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Handling pointer addresses

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I have 2 processes talking to each other. Process A allocates objects and sends the addresses of these objects to process B. Process B sends the address of an object to process A which invokes methods on this object. BUT sometimes, the addresses turn out to be invalid causing a coredump. How best can I handle this ?

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You can''t do this, as the OS is free to do whatever it likes to cause these addresses to become invalid, as you are discovering. An address is generally only guaranteed to remain valid within a single process space. If you wish to communicate across processes, you must get the OS to act as an intermediary between them. That''s what technologies such as shared memory, RPC, DCOM, etc, are for. You didn''t state exactly what you are doing, but I''m surprised it works at all.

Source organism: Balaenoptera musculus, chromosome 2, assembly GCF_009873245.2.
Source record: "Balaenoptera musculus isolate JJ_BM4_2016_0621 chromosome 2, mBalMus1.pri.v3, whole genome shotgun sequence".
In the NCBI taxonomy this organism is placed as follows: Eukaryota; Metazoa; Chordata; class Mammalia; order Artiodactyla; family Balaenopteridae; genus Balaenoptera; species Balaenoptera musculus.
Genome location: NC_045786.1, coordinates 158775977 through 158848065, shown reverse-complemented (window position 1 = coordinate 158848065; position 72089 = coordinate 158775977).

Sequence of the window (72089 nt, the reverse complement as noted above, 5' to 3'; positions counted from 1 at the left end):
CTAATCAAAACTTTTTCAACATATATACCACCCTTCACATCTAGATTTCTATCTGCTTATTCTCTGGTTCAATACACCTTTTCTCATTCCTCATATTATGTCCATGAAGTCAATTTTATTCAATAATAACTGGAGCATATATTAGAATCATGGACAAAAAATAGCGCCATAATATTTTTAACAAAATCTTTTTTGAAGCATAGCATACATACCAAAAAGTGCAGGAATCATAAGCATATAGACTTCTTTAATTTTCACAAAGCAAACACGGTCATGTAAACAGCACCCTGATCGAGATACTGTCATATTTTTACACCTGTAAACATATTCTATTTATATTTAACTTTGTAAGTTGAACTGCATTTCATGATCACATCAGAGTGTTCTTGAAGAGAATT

--
1st law of programming: Any given program, when running, is obsolete.

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If you''re using *NIX, have a look at mmap().
A quick lookup in MSDN gave me the CSharedFile class.
Further searching gave CreateSharedMemory(), AllocateSharedMemory() and FreeSharedMemory(), as well as VirtualAlloc() and VirtualAllocEx()

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